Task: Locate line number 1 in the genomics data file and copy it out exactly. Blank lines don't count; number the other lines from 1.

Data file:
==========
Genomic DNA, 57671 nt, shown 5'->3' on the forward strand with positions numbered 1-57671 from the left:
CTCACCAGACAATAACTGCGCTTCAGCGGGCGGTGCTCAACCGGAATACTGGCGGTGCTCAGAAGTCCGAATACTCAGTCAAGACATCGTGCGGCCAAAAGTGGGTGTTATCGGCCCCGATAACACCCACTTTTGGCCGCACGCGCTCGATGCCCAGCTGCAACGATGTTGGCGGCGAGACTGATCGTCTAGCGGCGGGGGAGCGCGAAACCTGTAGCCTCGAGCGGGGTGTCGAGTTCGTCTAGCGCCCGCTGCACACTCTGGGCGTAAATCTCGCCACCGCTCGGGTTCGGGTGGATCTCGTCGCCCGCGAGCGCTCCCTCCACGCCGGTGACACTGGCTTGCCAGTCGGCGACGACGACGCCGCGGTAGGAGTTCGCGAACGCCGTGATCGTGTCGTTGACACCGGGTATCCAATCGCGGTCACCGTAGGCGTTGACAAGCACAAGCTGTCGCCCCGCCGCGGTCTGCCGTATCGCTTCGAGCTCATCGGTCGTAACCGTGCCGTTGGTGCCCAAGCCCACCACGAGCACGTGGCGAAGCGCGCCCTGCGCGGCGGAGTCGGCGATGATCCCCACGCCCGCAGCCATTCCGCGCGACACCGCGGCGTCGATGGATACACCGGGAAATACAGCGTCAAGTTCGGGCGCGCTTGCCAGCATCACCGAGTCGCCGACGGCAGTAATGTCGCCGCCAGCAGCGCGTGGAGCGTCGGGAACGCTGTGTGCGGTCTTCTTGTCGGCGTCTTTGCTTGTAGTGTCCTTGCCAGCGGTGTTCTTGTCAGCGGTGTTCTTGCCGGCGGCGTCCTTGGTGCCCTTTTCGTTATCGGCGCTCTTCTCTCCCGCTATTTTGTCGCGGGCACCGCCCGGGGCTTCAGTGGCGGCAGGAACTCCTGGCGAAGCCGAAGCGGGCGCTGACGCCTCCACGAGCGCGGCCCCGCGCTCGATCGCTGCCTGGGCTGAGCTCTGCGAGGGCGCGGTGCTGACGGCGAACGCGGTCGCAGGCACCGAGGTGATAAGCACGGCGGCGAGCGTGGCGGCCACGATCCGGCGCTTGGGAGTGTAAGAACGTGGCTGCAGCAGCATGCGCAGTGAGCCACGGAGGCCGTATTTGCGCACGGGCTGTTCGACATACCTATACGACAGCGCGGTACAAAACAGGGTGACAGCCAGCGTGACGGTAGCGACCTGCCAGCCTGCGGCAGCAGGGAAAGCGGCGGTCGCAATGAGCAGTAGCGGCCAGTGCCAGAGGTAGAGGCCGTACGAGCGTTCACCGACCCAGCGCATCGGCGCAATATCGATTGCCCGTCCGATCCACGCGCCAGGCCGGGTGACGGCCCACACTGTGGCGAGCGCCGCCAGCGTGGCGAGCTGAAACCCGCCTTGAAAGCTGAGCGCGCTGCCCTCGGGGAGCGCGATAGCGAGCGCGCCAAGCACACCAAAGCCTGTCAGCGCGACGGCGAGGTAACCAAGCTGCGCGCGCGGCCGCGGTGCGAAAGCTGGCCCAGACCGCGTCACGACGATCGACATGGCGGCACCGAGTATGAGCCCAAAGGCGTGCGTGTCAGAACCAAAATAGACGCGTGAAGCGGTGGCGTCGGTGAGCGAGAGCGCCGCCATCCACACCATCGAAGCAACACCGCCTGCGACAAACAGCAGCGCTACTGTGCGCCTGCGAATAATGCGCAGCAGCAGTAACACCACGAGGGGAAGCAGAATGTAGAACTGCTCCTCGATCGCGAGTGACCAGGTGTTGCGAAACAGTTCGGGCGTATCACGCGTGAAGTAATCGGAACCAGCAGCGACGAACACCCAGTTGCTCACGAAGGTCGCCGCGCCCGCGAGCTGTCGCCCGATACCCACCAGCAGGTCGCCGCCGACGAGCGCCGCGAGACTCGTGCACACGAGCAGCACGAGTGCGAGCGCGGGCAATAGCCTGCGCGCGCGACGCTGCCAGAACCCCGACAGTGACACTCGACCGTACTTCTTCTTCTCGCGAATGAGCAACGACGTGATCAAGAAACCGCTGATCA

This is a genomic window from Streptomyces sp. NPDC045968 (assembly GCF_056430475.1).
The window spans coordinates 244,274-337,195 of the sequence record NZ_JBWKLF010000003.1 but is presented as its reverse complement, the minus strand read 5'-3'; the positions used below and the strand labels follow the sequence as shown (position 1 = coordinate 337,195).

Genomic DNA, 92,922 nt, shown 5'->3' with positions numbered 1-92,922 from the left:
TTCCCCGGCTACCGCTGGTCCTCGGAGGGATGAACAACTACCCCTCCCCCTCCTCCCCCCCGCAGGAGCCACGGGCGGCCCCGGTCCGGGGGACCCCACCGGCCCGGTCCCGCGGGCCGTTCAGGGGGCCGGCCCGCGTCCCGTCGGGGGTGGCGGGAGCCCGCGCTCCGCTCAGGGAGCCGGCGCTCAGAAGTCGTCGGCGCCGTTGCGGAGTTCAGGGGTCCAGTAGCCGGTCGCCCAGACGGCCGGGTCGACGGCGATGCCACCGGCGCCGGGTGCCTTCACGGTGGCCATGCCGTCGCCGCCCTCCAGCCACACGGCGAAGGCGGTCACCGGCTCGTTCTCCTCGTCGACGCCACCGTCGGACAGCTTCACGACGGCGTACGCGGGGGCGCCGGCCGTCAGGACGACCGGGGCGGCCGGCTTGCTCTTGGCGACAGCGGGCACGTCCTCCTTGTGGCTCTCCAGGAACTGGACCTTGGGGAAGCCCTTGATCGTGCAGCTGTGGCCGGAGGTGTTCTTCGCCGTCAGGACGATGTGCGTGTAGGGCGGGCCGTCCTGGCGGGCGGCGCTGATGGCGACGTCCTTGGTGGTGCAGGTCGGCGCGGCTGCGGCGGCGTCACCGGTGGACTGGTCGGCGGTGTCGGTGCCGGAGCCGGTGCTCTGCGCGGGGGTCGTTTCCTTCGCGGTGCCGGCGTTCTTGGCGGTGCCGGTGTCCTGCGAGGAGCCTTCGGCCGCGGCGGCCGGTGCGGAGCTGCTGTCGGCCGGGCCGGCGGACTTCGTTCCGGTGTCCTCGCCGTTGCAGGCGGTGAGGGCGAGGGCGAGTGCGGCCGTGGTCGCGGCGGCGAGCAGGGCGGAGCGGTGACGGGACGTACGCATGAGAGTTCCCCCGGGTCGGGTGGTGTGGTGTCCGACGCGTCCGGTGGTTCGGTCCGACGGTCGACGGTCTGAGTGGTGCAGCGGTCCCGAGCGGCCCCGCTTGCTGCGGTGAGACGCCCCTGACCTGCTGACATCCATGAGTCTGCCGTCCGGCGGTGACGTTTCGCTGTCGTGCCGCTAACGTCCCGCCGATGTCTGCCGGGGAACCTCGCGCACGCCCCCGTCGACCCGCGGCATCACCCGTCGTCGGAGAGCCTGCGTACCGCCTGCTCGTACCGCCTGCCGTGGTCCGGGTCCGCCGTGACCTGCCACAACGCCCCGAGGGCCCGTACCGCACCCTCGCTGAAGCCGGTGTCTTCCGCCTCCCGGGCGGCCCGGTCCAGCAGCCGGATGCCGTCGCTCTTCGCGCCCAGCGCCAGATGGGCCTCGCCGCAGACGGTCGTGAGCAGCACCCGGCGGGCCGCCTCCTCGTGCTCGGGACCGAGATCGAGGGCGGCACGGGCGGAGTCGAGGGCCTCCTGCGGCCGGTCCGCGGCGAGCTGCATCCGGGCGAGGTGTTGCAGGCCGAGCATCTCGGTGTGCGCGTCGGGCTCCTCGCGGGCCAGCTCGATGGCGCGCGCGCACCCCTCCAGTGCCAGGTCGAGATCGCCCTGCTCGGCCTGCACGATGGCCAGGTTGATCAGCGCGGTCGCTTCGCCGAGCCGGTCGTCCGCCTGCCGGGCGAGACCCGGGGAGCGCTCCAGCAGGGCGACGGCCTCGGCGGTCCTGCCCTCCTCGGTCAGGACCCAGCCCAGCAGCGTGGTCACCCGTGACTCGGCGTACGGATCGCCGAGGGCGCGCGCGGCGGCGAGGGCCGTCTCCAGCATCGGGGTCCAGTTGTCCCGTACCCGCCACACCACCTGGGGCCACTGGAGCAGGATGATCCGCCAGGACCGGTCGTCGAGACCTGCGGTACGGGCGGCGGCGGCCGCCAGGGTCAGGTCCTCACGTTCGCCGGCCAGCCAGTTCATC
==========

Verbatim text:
Genomic DNA, 57671 nt, shown 5'->3' on the forward strand with positions numbered 1-57671 from the left: